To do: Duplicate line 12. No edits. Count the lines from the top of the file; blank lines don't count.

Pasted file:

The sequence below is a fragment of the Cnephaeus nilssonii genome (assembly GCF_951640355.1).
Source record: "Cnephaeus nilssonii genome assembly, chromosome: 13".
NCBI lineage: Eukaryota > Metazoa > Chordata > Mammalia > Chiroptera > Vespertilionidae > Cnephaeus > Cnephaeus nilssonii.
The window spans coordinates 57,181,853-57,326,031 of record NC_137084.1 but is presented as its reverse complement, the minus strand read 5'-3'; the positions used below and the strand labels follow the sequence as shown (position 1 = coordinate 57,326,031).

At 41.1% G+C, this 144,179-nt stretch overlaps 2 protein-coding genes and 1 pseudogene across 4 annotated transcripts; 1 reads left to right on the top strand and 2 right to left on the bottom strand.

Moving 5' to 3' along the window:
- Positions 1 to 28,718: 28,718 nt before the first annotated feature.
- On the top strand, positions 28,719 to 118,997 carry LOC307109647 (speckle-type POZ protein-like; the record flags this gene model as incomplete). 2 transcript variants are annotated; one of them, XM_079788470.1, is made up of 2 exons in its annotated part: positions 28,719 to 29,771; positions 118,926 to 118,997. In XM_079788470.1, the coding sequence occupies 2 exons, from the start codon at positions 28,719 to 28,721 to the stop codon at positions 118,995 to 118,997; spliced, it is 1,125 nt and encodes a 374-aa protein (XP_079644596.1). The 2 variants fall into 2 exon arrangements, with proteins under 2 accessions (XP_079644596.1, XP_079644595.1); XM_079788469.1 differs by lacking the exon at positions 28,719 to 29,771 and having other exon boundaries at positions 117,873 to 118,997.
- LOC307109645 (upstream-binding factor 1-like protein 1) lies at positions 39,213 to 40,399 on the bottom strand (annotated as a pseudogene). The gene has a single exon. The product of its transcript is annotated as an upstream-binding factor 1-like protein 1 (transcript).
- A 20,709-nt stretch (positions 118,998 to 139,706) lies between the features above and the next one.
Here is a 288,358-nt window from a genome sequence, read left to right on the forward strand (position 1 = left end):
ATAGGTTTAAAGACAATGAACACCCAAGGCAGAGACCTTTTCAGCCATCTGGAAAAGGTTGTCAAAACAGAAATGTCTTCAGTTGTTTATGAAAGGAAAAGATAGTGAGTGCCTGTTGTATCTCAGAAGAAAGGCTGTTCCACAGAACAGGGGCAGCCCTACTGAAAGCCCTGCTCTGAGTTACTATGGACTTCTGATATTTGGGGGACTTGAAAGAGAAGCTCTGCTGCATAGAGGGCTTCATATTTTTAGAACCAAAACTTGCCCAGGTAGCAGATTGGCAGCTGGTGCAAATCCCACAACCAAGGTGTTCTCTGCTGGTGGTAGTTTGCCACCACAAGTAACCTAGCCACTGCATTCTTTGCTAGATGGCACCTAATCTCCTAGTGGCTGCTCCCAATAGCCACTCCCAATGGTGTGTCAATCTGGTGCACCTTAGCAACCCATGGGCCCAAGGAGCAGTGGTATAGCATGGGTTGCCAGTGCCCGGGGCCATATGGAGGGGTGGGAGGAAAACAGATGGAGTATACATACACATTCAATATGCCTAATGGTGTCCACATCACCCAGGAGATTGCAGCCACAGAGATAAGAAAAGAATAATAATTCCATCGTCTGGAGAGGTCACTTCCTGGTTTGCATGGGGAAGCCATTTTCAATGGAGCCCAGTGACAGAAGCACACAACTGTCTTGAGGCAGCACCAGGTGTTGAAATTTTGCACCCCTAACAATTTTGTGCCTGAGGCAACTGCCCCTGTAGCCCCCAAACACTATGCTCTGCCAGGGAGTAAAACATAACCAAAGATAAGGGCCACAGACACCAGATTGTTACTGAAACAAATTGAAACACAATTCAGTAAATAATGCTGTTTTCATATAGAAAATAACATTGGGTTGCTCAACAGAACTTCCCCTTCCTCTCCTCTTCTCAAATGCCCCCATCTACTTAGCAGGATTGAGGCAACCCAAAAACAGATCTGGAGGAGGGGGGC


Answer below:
ATAGGTTTAAAGACAATGAACACCCAAGGCAGAGACCTTTTCAGCCATCTGGAAAAGGTTGTCAAAACAGAAATGTCTTCAGTTGTTTATGAAAGGAAAAGATAGTGAGTGCCTGTTGTATCTCAGAAGAAAGGCTGTTCCACAGAACAGGGGCAGCCCTACTGAAAGCCCTGCTCTGAGTTACTATGGACTTCTGATATTTGGGGGACTTGAAAGAGAAGCTCTGCTGCATAGAGGGCTTCATATTTTTAGAACCAAAACTTGCCCAGGTAGCAGATTGGCAGCTGGTGCAAATCCCACAACCAAGGTGTTCTCTGCTGGTGGTAGTTTGCCACCACAAGTAACCTAGCCACTGCATTCTTTGCTAGATGGCACCTAATCTCCTAGTGGCTGCTCCCAATAGCCACTCCCAATGGTGTGTCAATCTGGTGCACCTTAGCAACCCATGGGCCCAAGGAGCAGTGGTATAGCATGGGTTGCCAGTGCCCGGGGCCATATGGAGGGGTGGGAGGAAAACAGATGGAGTATACATACACATTCAATATGCCTAATGGTGTCCACATCACCCAGGAGATTGCAGCCACAGAGATAAGAAAAGAATAATAATTCCATCGTCTGGAGAGGTCACTTCCTGGTTTGCATGGGGAAGCCATTTTCAATGGAGCCCAGTGACAGAAGCACACAACTGTCTTGAGGCAGCACCAGGTGTTGAAATTTTGCACCCCTAACAATTTTGTGCCTGAGGCAACTGCCCCTGTAGCCCCCAAACACTATGCTCTGCCAGGGAGTAAAACATAACCAAAGATAAGGGCCACAGACACCAGATTGTTACTGAAACAAATTGAAACACAATTCAGTAAATAATGCTGTTTTCATATAGAAAATAACATTGGGTTGCTCAACAGAACTTCCCCTTCCTCTCCTCTTCTCAAATGCCCCCATCTACTTAGCAGGATTGAGGCAACCCAAAAACAGATCTGGAGGAGGGGGGC